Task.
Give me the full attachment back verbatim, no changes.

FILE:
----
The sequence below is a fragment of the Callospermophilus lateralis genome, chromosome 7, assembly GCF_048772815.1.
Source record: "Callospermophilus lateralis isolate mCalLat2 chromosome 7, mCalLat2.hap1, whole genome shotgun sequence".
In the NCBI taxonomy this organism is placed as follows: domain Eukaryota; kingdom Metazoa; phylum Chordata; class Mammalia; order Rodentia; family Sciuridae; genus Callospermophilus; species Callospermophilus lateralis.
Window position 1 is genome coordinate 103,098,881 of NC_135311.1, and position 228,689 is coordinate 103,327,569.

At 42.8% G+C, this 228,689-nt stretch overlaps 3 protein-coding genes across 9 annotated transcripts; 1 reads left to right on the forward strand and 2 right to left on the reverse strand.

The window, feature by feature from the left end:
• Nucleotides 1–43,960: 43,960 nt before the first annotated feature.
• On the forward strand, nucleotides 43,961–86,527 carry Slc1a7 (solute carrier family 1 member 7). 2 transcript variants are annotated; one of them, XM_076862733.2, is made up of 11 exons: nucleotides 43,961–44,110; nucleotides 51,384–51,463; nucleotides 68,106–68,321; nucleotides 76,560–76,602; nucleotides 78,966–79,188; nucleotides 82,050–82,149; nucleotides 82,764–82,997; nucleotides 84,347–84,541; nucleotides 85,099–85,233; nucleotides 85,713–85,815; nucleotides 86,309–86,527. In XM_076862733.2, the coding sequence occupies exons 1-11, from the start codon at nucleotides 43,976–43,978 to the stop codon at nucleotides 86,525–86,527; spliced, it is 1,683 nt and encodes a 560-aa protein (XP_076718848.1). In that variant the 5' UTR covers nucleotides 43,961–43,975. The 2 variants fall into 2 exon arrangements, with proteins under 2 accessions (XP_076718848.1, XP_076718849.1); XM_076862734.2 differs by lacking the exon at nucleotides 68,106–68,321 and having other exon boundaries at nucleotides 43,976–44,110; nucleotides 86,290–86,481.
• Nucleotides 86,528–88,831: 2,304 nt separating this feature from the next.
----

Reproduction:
The sequence below is a fragment of the Callospermophilus lateralis genome, chromosome 7, assembly GCF_048772815.1.
Source record: "Callospermophilus lateralis isolate mCalLat2 chromosome 7, mCalLat2.hap1, whole genome shotgun sequence".
In the NCBI taxonomy this organism is placed as follows: domain Eukaryota; kingdom Metazoa; phylum Chordata; class Mammalia; order Rodentia; family Sciuridae; genus Callospermophilus; species Callospermophilus lateralis.
Window position 1 is genome coordinate 103,098,881 of NC_135311.1, and position 228,689 is coordinate 103,327,569.

At 42.8% G+C, this 228,689-nt stretch overlaps 3 protein-coding genes across 9 annotated transcripts; 1 reads left to right on the forward strand and 2 right to left on the reverse strand.

The window, feature by feature from the left end:
• Nucleotides 1–43,960: 43,960 nt before the first annotated feature.
• On the forward strand, nucleotides 43,961–86,527 carry Slc1a7 (solute carrier family 1 member 7). 2 transcript variants are annotated; one of them, XM_076862733.2, is made up of 11 exons: nucleotides 43,961–44,110; nucleotides 51,384–51,463; nucleotides 68,106–68,321; nucleotides 76,560–76,602; nucleotides 78,966–79,188; nucleotides 82,050–82,149; nucleotides 82,764–82,997; nucleotides 84,347–84,541; nucleotides 85,099–85,233; nucleotides 85,713–85,815; nucleotides 86,309–86,527. In XM_076862733.2, the coding sequence occupies exons 1-11, from the start codon at nucleotides 43,976–43,978 to the stop codon at nucleotides 86,525–86,527; spliced, it is 1,683 nt and encodes a 560-aa protein (XP_076718848.1). In that variant the 5' UTR covers nucleotides 43,961–43,975. The 2 variants fall into 2 exon arrangements, with proteins under 2 accessions (XP_076718848.1, XP_076718849.1); XM_076862734.2 differs by lacking the exon at nucleotides 68,106–68,321 and having other exon boundaries at nucleotides 43,976–44,110; nucleotides 86,290–86,481.
• Nucleotides 86,528–88,831: 2,304 nt separating this feature from the next.